How Durable is Trad Gear?How durable are cams, nuts, etc., and when is it time to replace them? What are some best gear-racking techniques? Gear Guy has your answers.
I am learning to trad climb and don’t trust the gear. How durable are cams, Tri-cams, etc., and when is it time to replace them? Also, what are some best-practice gear-racking techniques? Gear loops, of course, but I also noticed different types of slings. Pretty sure it’s mostly a matter of preference.
—George Grzyb, Carteret, NJ
Cams and Tri-cams (and nuts and hexes) can last for many revolutions around the hot ball in the sky, or disintegrate in a blink when a meteor slams into the Earth.
Too vague? Then consider this: I’ve had old-style Friends, Stoppers and other pieces of pro since the 1970s, and although today’s gear is lighter, more versatile and works miles better, I could still rack up with those relics and, after a few squirts of oil to get the cam lobes working properly again, climb with confidence.
You would have to place cams or nuts or any pro about a billion times to wear them down to the point of needing replacement. With use, the aluminum cam lobes can wear and this might change the angle slightly, but I’ve not noticed that it makes a real difference outside of cosmetics. Nuts, as their edges wear off, actually become less “sticky,” and are easier to place and remove. “Seasoning” improves performance.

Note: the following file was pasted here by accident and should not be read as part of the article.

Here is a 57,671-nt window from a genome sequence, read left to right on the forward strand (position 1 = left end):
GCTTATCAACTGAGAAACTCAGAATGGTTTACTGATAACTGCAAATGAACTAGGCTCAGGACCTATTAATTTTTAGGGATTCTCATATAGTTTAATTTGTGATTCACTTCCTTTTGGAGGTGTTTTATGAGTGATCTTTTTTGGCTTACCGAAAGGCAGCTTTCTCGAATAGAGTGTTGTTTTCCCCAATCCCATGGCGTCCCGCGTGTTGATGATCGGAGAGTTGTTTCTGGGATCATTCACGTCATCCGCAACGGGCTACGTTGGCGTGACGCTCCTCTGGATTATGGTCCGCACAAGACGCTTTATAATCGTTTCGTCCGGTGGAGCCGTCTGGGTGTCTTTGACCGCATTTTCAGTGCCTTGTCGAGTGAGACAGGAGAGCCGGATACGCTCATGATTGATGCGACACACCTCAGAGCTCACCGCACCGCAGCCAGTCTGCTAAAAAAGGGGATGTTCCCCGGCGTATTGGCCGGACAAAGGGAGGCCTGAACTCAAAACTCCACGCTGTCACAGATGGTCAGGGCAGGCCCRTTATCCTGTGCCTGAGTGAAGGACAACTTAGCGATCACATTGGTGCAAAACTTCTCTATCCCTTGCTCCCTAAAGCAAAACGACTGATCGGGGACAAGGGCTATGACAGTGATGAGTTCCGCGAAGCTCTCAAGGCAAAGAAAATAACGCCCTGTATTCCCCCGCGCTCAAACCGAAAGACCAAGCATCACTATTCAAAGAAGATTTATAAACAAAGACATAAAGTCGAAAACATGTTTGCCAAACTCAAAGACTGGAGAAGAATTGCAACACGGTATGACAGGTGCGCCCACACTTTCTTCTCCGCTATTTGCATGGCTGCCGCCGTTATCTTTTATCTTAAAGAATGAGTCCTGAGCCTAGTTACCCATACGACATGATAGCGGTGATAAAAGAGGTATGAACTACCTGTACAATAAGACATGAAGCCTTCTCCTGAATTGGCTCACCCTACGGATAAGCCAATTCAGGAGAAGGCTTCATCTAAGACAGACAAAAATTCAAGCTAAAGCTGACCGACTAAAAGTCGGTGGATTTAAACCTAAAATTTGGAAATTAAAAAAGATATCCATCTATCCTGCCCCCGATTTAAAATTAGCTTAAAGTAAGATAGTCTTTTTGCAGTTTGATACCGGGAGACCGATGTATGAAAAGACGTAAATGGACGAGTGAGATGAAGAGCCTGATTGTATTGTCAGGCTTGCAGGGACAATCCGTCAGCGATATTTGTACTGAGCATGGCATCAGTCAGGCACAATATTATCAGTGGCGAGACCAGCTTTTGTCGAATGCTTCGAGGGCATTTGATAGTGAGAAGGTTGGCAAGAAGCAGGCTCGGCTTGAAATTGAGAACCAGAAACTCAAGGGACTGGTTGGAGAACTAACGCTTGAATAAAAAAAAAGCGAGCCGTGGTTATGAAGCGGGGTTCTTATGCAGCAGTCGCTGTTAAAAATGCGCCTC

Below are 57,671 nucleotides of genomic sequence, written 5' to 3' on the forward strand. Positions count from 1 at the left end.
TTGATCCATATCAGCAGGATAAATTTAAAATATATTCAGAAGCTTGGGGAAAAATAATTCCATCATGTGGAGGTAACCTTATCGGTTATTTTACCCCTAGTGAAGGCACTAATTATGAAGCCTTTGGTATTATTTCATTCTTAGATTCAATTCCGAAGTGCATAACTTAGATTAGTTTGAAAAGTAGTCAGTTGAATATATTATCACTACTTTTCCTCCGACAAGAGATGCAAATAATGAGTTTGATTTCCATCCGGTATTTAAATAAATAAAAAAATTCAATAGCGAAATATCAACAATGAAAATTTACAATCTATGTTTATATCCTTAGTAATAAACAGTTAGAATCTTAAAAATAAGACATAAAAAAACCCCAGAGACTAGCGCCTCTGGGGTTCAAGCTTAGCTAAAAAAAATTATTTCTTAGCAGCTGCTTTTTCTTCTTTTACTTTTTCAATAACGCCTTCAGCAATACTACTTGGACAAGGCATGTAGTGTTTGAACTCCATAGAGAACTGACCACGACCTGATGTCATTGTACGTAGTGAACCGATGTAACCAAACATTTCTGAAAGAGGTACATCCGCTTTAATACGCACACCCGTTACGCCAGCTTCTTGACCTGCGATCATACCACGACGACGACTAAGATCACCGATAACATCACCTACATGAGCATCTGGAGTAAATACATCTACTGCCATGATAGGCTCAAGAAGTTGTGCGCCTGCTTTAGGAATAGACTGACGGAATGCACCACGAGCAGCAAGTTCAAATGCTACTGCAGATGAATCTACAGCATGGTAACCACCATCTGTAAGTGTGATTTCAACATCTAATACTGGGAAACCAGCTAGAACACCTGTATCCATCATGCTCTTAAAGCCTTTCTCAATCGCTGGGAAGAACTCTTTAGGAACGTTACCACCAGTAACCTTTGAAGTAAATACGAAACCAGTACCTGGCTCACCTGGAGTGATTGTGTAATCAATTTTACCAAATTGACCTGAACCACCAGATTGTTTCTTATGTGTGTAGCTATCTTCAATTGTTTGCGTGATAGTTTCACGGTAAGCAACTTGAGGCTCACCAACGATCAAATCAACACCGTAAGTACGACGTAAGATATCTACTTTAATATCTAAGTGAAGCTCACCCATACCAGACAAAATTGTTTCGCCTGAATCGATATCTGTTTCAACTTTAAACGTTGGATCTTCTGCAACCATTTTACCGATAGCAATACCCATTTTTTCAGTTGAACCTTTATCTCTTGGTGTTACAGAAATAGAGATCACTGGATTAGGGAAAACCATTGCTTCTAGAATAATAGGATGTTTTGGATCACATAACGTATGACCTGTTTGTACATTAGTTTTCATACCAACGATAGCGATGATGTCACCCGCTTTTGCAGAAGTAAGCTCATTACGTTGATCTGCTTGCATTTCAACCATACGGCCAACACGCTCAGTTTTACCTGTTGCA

The parts that will wear out and need replacement are slings and trigger wires. Badly frayed or nicked slings should be sent to a reputable tailor and replaced—ask their manufacturer for a recommendation. Broken or frayed trigger wires you can replace yourself, but, unless you can field strip an HK P11, you should let a pro take care of this chore as well. Again, ask the manufacturer; some will do this for you for a nominal charge.
I’ve never had to replace a wire on a wired nut—when a wire strand breaks, just throw the dud away.
I wouldn’t worry so much about “abuse” on your hardware as much as I would fret over learning how to properly place the gear. My recommendation: Practice on toprope. Place, test, then remove your own gear. Cleaning gear will teach you more about placement integrity than placing it. Aid climbing, which I find as tasty as turnip pie, is actually the best coursework. Aid your nuts up the Salathé and you’ll return a “master of nutcraft.”
The answer to part two of your question is, as you noted, a matter of preference. What do you like? I prefer to rack cams and nuts on my harness gear loops, smaller gear to the front and bigger stuff to the back. I put the overflow on either a purpose-built over-the- shoulder gear sling, such as one from Metolius or Black Diamond, or a full-length runner if the weight isn’t so much. If you are talking a real ton of gear—nailing up the Sheep Ranch, for example—get a double-sided big-wall gear sling. Yates, Misty Mountain, Metolius, Fish, and BD all have them. Gear Guy has spoken!
This article was published in Rock and Ice issue 225 (April 2015).
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